Armed groups and society in a western Libyan city

Wolfram Lacher

Executive summary

Armed groups from Zawiya, a coastal city that lies 47 km west of the capital, Tripoli, have come to play an increasingly important role in Libya’s power struggles. Conflict among these groups has been endemic, but has generally been limited to intermittent clashes, rather than escalating into sustained, all-out confrontation.

While national level politics has exacerbated these rivalries, they are fundamentally driven by competition over access to state funding and the city’s vast illicit economy: fuel, drugs, and migrant smuggling.

This Report offers a political economy analysis of Zawiya’s armed groups. By outlining the developments that shaped the nature of these groups and the city’s current security landscape, it shows how Zawiya’s armed groups gradually came to take on a particularly abusive and predatory character, compared to many other western Libyan militias.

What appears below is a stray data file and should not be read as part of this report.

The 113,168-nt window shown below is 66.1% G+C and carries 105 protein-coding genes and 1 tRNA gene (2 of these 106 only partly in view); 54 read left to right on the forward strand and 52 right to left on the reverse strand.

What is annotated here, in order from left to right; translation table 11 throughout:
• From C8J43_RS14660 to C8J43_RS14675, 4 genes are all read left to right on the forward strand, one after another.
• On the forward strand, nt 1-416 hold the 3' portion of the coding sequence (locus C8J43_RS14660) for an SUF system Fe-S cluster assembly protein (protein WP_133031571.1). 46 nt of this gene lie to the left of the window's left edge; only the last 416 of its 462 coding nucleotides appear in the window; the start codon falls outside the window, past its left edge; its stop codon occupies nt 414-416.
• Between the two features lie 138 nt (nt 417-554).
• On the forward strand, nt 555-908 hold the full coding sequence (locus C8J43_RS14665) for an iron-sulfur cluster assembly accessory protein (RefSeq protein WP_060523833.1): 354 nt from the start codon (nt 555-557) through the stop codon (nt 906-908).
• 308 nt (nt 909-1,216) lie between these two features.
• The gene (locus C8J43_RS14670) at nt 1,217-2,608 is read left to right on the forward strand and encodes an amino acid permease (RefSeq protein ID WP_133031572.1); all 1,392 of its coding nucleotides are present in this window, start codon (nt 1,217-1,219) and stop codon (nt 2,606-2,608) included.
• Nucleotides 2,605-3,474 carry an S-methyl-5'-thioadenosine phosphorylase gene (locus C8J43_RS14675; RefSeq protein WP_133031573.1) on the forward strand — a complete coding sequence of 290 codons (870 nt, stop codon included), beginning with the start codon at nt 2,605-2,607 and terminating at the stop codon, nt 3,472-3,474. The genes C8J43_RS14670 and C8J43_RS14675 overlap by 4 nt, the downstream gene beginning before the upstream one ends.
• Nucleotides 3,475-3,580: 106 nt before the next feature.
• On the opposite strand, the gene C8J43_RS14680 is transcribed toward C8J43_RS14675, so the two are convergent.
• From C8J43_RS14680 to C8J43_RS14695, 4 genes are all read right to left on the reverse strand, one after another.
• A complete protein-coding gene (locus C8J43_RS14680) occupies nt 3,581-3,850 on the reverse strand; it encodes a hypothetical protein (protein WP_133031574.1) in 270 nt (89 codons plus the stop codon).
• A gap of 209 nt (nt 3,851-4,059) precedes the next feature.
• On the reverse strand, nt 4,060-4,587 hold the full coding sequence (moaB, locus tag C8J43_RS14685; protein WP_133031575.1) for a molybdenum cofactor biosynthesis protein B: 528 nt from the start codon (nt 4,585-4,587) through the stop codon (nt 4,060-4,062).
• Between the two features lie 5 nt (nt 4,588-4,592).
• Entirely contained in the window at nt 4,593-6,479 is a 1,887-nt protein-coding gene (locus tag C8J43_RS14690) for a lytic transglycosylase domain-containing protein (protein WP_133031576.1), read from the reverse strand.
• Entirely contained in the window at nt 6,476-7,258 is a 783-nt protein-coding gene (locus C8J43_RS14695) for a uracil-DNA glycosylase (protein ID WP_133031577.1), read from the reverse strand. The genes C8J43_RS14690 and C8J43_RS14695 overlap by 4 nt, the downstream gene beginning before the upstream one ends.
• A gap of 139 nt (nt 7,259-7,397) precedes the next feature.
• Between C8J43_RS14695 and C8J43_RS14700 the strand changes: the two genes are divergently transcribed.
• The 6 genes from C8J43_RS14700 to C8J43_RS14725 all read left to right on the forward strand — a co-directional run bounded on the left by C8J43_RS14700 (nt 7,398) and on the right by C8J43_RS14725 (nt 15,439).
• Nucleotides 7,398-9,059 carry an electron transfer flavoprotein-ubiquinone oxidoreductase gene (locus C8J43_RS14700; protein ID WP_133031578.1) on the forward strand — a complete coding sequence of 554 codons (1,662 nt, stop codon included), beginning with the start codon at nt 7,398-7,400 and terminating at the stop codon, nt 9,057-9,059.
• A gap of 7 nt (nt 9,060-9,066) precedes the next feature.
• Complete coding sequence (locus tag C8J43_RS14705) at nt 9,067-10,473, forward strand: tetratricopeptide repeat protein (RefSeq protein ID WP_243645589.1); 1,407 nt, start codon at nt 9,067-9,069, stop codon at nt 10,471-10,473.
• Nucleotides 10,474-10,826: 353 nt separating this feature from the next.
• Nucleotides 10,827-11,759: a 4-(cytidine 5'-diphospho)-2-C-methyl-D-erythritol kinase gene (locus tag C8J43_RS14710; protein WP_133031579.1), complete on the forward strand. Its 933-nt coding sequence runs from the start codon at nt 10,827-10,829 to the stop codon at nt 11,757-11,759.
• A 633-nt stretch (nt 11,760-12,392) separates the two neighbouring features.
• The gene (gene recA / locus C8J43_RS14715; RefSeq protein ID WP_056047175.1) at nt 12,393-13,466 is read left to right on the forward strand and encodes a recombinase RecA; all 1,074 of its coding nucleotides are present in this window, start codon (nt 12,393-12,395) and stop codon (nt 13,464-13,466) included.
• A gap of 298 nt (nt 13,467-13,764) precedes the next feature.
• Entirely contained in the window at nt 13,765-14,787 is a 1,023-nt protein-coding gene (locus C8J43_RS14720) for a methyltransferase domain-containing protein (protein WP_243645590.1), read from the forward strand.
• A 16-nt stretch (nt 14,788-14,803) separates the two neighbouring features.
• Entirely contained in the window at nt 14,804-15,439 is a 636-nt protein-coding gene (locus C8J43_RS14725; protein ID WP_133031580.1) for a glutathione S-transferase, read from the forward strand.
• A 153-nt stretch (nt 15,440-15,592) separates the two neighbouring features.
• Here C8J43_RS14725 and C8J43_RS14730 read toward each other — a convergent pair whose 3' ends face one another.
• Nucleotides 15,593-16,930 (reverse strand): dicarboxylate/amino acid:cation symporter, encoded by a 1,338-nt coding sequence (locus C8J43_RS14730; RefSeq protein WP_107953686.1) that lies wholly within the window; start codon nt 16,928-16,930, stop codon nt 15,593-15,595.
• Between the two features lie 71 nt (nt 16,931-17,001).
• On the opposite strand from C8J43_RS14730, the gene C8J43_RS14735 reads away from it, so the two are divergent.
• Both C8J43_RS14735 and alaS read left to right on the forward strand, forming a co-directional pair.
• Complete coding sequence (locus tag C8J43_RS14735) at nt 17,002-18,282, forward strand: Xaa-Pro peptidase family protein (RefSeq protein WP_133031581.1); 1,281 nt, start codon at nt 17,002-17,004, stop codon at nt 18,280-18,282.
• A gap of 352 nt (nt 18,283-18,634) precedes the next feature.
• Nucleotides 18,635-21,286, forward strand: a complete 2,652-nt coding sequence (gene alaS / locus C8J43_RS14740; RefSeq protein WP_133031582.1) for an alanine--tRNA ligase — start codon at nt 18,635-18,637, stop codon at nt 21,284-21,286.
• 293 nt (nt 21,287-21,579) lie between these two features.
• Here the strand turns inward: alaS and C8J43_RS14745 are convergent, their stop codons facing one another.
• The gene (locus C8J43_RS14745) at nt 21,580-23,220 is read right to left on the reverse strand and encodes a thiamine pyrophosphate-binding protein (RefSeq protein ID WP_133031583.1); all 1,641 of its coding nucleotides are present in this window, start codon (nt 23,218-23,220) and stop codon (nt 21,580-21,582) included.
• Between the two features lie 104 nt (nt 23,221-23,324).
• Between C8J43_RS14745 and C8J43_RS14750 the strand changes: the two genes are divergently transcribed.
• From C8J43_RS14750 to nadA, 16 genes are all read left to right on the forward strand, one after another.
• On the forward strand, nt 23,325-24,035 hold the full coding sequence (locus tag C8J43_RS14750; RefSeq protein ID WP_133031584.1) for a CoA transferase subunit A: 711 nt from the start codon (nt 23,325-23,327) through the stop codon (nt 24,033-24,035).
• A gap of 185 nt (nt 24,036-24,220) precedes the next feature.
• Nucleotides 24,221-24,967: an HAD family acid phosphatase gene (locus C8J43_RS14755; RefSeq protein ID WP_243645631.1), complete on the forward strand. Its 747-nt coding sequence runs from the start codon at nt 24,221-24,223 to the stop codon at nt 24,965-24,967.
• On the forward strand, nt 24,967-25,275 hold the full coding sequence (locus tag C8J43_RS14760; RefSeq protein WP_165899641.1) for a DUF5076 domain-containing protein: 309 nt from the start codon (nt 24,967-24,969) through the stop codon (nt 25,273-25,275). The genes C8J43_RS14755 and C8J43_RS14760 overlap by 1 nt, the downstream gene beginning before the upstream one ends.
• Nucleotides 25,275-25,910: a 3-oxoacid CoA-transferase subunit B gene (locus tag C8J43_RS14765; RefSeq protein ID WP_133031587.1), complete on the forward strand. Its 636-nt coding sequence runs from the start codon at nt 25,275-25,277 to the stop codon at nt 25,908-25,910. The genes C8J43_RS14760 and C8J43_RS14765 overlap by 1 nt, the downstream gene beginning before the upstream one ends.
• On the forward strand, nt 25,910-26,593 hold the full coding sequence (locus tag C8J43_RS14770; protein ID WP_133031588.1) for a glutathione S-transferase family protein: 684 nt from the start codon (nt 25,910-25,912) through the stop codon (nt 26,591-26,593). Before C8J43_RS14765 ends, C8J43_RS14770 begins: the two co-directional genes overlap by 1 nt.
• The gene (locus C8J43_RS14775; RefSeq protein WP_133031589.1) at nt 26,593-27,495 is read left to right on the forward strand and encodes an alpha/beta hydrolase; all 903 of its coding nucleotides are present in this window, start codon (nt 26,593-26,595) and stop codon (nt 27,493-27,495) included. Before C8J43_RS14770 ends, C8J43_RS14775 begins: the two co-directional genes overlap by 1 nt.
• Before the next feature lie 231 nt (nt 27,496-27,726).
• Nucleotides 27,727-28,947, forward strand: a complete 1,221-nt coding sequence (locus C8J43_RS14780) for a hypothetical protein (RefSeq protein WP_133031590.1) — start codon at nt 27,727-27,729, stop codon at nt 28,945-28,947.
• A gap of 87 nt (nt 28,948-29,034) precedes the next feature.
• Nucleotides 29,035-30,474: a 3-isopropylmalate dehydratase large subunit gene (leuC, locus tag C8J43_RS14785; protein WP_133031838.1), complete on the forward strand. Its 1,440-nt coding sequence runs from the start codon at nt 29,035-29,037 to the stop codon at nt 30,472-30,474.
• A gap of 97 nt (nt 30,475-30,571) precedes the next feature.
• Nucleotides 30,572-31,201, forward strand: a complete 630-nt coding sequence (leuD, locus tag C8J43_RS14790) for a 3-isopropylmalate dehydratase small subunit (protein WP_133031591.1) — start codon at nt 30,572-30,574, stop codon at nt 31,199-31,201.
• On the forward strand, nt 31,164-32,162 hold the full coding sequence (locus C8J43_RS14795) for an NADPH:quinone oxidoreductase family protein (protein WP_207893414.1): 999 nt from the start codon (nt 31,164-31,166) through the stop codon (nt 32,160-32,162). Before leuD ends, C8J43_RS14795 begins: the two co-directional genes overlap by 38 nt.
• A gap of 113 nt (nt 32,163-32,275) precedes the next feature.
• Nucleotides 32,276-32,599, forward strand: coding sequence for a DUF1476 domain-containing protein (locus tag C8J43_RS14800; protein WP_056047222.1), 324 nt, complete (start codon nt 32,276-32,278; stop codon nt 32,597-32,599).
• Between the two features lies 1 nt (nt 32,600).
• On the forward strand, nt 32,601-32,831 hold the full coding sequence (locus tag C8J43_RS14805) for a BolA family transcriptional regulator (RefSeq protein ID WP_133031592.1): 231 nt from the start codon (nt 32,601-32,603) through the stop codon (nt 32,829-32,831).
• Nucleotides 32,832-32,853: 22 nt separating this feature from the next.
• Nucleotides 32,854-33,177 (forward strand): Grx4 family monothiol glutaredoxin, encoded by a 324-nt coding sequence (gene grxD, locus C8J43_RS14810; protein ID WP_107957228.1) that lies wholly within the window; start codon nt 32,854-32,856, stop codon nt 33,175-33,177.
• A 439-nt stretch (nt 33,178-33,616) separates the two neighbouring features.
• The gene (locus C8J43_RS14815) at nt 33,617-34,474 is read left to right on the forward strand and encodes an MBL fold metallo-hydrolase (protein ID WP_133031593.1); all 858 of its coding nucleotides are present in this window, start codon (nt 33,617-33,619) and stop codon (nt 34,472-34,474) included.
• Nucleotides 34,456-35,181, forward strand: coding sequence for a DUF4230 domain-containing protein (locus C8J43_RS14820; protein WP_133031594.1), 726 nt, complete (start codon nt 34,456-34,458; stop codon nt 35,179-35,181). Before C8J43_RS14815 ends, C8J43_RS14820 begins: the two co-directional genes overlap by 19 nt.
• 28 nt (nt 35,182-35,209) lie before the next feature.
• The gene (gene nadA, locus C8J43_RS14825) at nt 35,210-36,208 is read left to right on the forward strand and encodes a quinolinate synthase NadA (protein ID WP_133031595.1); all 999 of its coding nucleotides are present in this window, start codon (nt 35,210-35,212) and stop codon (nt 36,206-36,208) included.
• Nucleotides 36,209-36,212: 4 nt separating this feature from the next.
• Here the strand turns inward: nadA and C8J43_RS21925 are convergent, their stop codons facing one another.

The Report disaggregates these groups’ diverging business models and relationships with their social bases. This analysis also provides answers to the question of why clashes between the city’s rival factions have been frequent but generally short-lived, and have stopped short of all-out war.

This Report is primarily based on interviews conducted by the author during multiple visits to Zawiya in November 2022 as well as in February, June, and December 2023.

Interlocutors included commanders and members of Zawiya’s armed groups, and security officials, as well as academics, politicians, professionals, and other local residents.

Key findings